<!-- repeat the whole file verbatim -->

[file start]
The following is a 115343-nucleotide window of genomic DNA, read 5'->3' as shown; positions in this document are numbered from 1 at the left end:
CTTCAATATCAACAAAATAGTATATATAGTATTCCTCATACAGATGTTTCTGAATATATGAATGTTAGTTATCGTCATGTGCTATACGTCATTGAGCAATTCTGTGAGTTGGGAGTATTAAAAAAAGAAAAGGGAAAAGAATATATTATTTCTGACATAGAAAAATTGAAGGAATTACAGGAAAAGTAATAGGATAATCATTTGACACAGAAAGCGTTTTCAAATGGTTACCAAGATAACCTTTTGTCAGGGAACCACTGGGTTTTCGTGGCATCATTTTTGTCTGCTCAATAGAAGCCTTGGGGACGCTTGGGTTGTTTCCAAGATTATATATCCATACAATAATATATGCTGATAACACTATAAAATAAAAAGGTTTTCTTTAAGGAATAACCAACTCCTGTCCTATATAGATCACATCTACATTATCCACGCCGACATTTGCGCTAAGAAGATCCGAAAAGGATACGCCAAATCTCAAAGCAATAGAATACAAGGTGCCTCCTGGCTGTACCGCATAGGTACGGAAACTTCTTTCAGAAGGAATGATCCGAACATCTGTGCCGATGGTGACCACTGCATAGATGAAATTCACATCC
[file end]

The following is a 115343-nucleotide window of genomic DNA, read 5'->3' as shown; positions in this document are numbered from 1 at the left end:
CTTCAATATCAACAAAATAGTATATATAGTATTCCTCATACAGATGTTTCTGAATATATGAATGTTAGTTATCGTCATGTGCTATACGTCATTGAGCAATTCTGTGAGTTGGGAGTATTAAAAAAAGAAAAGGGAAAAGAATATATTATTTCTGACATAGAAAAATTGAAGGAATTACAGGAAAAGTAATAGGATAATCATTTGACACAGAAAGCGTTTTCAAATGGTTACCAAGATAACCTTTTGTCAGGGAACCACTGGGTTTTCGTGGCATCATTTTTGTCTGCTCAATAGAAGCCTTGGGGACGCTTGGGTTGTTTCCAAGATTATATATCCATACAATAATATATGCTGATAACACTATAAAATAAAAAGGTTTTCTTTAAGGAATAACCAACTCCTGTCCTATATAGATCACATCTACATTATCCACGCCGACATTTGCGCTAAGAAGATCCGAAAAGGATACGCCAAATCTCAAAGCAATAGAATACAAGGTGCCTCCTGGCTGTACCGCATAGGTACGGAAACTTCTTTCAGAAGGAATGATCCGAACATCTGTGCCGATGGTGACCACTGCATAGATGAAATTCACATCC